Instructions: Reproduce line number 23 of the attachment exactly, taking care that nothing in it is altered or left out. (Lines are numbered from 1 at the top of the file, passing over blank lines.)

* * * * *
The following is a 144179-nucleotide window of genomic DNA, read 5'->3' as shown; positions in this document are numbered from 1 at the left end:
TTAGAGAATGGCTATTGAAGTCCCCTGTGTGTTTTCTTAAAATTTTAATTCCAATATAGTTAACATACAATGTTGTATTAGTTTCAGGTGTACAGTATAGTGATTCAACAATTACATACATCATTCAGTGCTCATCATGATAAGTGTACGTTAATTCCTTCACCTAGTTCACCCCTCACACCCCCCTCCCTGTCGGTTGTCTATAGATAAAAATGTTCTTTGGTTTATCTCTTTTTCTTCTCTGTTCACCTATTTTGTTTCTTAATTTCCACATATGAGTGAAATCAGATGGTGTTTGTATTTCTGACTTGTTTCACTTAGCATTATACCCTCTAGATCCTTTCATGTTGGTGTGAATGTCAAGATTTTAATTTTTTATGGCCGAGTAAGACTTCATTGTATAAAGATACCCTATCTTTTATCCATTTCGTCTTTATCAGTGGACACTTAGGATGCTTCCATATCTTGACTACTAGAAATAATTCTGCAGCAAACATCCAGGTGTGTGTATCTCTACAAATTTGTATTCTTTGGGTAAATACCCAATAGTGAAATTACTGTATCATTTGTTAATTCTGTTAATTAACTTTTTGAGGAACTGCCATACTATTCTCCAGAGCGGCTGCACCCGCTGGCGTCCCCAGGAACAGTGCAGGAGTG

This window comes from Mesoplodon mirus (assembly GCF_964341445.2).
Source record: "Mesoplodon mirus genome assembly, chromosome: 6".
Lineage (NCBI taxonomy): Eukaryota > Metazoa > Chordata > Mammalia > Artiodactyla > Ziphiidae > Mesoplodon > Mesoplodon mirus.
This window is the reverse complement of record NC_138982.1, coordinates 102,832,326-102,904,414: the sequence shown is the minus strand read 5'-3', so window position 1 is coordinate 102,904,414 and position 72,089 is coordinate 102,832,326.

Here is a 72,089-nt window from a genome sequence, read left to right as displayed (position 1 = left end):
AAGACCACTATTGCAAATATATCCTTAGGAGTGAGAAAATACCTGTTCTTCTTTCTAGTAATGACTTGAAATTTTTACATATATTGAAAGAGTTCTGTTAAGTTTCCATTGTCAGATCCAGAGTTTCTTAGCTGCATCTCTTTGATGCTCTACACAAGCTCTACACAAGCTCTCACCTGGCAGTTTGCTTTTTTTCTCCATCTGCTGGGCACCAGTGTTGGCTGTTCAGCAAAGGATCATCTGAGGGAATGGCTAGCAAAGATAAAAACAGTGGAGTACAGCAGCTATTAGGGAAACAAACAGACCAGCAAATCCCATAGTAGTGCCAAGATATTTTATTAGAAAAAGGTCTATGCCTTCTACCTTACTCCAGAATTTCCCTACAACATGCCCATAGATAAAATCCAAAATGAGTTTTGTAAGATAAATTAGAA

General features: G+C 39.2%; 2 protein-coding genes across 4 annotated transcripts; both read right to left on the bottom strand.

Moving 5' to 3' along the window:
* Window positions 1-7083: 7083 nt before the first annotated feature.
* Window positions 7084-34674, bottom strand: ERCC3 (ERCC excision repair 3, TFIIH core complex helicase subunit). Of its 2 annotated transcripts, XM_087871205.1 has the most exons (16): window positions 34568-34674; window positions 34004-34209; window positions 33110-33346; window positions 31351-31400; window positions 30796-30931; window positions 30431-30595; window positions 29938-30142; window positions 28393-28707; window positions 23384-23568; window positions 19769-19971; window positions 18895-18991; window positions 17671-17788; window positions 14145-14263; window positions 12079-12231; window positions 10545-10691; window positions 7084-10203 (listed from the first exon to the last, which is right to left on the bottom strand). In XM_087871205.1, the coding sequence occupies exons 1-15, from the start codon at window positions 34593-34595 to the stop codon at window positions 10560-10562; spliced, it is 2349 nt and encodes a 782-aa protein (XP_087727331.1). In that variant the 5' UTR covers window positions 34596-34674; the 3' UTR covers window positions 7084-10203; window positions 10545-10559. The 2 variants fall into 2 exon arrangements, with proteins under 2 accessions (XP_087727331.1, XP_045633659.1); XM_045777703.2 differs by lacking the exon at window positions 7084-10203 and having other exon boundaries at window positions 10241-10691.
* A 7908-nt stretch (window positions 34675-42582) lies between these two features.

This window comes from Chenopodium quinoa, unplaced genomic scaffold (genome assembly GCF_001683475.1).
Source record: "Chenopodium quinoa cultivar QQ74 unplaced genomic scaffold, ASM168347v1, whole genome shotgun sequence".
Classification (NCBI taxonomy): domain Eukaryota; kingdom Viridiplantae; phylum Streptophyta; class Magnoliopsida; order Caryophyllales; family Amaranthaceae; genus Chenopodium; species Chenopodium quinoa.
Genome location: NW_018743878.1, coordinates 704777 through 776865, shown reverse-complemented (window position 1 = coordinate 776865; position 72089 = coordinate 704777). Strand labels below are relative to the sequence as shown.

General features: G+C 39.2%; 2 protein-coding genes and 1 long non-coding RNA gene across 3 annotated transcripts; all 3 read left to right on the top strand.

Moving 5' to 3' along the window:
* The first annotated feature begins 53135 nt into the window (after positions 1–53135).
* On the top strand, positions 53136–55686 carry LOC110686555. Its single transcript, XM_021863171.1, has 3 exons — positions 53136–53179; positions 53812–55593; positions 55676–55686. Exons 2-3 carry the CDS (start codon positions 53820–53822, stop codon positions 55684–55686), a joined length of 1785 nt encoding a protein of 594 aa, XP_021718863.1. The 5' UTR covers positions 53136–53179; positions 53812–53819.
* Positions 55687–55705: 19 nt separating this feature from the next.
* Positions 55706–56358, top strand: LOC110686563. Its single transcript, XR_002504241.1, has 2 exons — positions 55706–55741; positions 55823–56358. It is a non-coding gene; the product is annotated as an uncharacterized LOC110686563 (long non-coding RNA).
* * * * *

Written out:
* Positions 55706–56358, top strand: LOC110686563. Its single transcript, XR_002504241.1, has 2 exons — positions 55706–55741; positions 55823–56358. It is a non-coding gene; the product is annotated as an uncharacterized LOC110686563 (long non-coding RNA).